I teach both middle school and high school group literature classes, and once a month I do a poetry unit with the students. While some of them are into it, others doubt the relevancy of poetry to their lives. I tell them that many times, particularly during events of high emotion or great significance, poets can say profound truths beautifully in a few lines that most of us would struggle to communicate in a few pages.
Today, at the end of the first week of Donald Trump’s presidency, I awoke thinking it was time I followed my own advice.
I am disturbed by my perception that the US as a nation is less loved today than she was a week ago. We abandoned the Trans-Pacific Partnership, which let down our partners in East Asia, and cancelled federal foreign aid funding to any international health providers who discuss abortion as an option, which in previous years has particularly hurt sub-Saharan Africa. We implemented an immediate ban on entrance to our country from citizens from seven middle Eastern countries, all majority Muslim, which has not endeared us to that region. Our neighbor to the South cancelled the planned presidential meeting when President Trump announced an immediate start to building a wall along our borders, while our neighbor to the North denounced our policies and welcomed people effected by our policies to their land instead. Finally, we are in the ironic position that within Europe, traditionally our closest allies, the only country that has announced support for President Trump’s actions is Vladimir Putin’s Russia.
None of this seems to support my vision of a loving, connected world–except maybe between us and Russia? Oh well, I guess it’s a start….
On the other hand, I also want to love and to connect with my fellow citizens who think all of this is a good thing. I seek to understand them, rather than to judge them. I need to keep both my mind and my heart open. And I want to find common ground where we can work together to move our country and our world to greater peace and harmony.
So I went to sleep last night after meditating on this question, and this morning my mind was filled with beautiful words by one of my favorite American poets, the wise and wonderful Robert Frost. It doesn’t answer all of my questions. But it does provide an image of differences explored in a thoughtful, accepting, and even humorous way. It reminds me to lighten up and to believe that we will work things out by working together.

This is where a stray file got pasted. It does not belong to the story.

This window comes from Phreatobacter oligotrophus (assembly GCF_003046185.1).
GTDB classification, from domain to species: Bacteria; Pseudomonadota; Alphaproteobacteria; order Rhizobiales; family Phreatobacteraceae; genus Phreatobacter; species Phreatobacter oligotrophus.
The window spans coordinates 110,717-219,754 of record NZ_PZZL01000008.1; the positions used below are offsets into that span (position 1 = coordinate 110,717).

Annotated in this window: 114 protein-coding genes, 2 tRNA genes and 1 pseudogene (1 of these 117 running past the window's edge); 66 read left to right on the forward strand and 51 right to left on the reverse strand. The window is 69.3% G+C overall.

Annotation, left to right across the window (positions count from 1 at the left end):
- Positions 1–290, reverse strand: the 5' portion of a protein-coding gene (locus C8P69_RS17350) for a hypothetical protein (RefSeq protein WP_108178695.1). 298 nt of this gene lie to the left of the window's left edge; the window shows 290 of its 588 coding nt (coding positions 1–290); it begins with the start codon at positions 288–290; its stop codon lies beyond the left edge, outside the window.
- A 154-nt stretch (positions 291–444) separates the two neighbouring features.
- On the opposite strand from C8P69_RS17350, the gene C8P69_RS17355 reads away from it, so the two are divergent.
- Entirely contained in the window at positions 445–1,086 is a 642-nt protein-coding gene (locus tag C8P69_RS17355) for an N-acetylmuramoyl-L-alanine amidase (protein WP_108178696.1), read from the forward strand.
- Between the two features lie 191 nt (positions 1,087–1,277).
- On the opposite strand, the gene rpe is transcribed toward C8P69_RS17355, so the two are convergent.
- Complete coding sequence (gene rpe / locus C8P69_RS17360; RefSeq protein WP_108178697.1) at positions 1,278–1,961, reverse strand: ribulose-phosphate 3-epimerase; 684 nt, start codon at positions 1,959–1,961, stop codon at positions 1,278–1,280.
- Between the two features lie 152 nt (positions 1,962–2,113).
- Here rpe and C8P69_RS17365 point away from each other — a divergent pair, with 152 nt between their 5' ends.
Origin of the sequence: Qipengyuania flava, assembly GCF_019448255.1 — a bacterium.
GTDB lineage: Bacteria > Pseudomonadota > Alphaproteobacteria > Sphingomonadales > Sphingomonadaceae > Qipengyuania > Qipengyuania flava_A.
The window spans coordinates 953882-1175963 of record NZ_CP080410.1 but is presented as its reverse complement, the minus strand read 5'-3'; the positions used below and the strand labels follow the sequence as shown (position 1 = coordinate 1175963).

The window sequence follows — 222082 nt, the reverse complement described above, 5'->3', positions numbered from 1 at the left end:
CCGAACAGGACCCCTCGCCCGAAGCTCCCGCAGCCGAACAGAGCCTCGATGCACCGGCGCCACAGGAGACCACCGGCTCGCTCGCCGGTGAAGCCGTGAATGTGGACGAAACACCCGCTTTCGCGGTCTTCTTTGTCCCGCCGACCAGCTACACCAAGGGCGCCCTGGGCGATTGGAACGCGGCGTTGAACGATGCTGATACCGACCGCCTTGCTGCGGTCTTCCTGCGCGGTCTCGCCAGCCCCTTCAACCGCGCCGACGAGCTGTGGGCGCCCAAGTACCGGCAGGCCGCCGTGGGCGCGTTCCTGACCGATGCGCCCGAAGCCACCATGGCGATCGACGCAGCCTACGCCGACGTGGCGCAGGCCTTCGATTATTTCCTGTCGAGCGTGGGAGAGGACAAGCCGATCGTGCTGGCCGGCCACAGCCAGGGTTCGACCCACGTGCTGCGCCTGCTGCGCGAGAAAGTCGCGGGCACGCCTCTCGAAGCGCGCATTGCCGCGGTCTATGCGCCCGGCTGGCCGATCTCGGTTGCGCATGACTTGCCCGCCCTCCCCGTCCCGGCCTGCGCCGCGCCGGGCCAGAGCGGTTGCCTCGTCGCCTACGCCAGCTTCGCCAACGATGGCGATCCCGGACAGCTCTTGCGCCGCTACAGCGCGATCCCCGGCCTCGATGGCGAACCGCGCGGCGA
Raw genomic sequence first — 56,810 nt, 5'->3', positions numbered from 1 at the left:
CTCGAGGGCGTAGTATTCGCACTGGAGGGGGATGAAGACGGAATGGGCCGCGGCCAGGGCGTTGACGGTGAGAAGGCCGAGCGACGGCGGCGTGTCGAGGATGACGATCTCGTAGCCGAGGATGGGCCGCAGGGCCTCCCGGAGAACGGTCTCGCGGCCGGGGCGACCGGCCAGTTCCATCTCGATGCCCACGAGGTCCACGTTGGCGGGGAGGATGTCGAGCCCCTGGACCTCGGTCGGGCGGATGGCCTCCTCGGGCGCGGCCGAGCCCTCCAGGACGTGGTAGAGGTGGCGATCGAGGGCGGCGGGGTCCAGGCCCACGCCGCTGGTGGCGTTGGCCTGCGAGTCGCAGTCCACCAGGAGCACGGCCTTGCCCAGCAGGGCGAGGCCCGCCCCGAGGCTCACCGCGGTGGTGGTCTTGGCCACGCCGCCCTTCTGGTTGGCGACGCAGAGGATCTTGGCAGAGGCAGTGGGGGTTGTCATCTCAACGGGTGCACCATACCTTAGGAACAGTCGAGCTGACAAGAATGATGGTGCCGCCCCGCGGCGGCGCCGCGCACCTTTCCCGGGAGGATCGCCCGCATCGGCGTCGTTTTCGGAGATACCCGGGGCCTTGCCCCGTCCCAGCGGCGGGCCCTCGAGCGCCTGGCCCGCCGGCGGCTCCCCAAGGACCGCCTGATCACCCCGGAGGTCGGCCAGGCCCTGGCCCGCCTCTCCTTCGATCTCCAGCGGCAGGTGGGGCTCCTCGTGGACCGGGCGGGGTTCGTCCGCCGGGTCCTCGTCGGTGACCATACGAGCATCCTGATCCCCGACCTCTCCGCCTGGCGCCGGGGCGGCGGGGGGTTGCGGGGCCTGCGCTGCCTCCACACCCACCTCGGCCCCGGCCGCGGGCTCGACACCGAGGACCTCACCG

Mending Wall (1914)
by Robert Frost
Something there is that doesn’t love a wall,
That sends the frozen-ground-swell under it,
And spills the upper boulders in the sun;
And makes gaps even two can pass abreast.
The work of hunters is another thing:
I have come after them and made repair
Where they have left not one stone on a stone,
But they would have the rabbit out of hiding,
To please the yelping dogs. The gaps I mean,
No one has seen them made or heard them made,
But at spring mending-time we find them there.
I let my neighbour know beyond the hill;
And on a day we meet to walk the line
And set the wall between us once again.
We keep the wall between us as we go.
To each the boulders that have fallen to each.
And some are loaves and some so nearly balls
We have to use a spell to make them balance:
“Stay where you are until our backs are turned!”
We wear our fingers rough with handling them.
Oh, just another kind of out-door game,
One on a side. It comes to little more:
There where it is we do not need the wall:
He is all pine and I am apple orchard.
My apple trees will never get across
And eat the cones under his pines, I tell him.
He only says, “Good fences make good neighbours.”
Spring is the mischief in me, and I wonder
If I could put a notion in his head:
“Why do they make good neighbours? Isn’t it
Where there are cows? But here there are no cows.
Before I built a wall I’d ask to know
What I was walling in or walling out,
And to whom I was like to give offence.
Something there is that doesn’t love a wall,
That wants it down.” I could say “Elves” to him,
But it’s not elves exactly, and I’d rather
He said it for himself. I see him there
Bringing a stone grasped firmly by the top
In each hand, like an old-stone savage armed.
He moves in darkness as it seems to me,
Not of woods only and the shade of trees.
He will not go behind his father’s saying,
And he likes having thought of it so well
He says again, “Good fences make good neighbours.”
From North of Boston, 1914.
Note: “Mending Wall” is in the public domain in the United States because it was published before January 1, 1923.
The image above, which depicts the Stone wall at Frost’s farm in Derry, New Hampshire that he described in “Mending Wall,” was obtained from Wikimedia Commons and used under a Creative Commons license.